Welcome to the Lower East Side, where the high-rise apartments of the super-rich abut thetenements on the riverside. Here Joel McCrea, a poor would-be architect, is infatuated with richgirl Wendy Barrie, while poor girl Sylvia Sidney pines for him, all the while trying to save heryounger brother from a life of crime on the streets. Into the scene strides Humphrey Bogart as awanted killer, coming home to try to reconnect with his mother and an old flame. Intersectingwith the…adult storyline is that of the Dead End Kids (in what would be the first of many screenappearances), of which Sidney’s brother is the leader.
The film is based on a play, and boy can you tell. The studio set is deeply obvious as such,and the structure is too carefully symmetrical. The social symbolism is subtle as a sledgehammer,and the script is too caught up with being Worthy. Bogart’s performance is a striking one,however, and his character stands out as fully realized when compared to the walking SocialMessages incarnated by Sidney and McCrea. The Dead End Kids (also known as the East SideKids, the Bowery Boys, and the Little Tough Guys) would show again the following year inAngels with Dirty Faces, and viewing the two films together is instructive, showing,among other things, the difference between MGM’s gloss (which sat uneasily on a gangsterstory) and Warner’s far more convincing grit.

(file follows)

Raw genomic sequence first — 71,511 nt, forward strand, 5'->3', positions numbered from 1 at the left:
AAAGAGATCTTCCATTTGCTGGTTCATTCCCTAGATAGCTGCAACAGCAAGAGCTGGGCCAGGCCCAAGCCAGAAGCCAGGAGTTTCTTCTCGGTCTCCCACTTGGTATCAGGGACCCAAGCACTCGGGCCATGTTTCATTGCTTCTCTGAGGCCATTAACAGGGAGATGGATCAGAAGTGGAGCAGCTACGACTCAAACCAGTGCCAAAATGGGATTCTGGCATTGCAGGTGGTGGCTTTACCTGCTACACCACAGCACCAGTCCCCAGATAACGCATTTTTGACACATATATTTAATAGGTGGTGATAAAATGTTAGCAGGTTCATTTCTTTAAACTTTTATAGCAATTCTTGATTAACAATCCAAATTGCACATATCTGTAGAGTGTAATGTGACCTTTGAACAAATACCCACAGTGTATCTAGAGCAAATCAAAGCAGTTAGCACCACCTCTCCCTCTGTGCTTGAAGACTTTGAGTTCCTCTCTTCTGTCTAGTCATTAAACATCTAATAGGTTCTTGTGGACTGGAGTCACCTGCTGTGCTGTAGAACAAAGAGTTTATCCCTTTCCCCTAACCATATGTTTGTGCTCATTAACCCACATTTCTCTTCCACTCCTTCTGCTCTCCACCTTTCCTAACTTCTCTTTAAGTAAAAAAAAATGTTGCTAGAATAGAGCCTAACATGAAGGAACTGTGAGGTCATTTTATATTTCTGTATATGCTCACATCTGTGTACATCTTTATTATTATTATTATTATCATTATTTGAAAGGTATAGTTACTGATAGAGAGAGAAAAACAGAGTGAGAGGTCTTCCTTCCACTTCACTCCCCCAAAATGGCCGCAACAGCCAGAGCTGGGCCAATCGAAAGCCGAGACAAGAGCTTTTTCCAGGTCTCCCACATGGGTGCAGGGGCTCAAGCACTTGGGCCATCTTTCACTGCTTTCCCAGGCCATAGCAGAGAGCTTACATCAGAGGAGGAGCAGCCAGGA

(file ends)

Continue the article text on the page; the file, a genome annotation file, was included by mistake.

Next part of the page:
The mono track is in good shape. there is very little distortion or buzz of any kind, nor isthere any hiss. A solid, clean track like this is infinitely preferable to the many misguidedattempts at stereo remixes there are out there.
The print is in pretty good shape, but there’s no hiding the fact that this is a film from 1937.There is some grain apparent, but it is pretty minor. Now and then there is some print damage,notably a couple of instances of guitar strings. The black-and-white tones are solid, and while thesharpness varies a little bit, there numerous shots that look very impressive indeed.
The trailer is here, and nothing else. The menu is basic.
Once celebrated with Oscar nominations, this film now seems rather silly compared to theWarner gangster films of the same period. But it has a definite historical value, and certainlydeserves its release.
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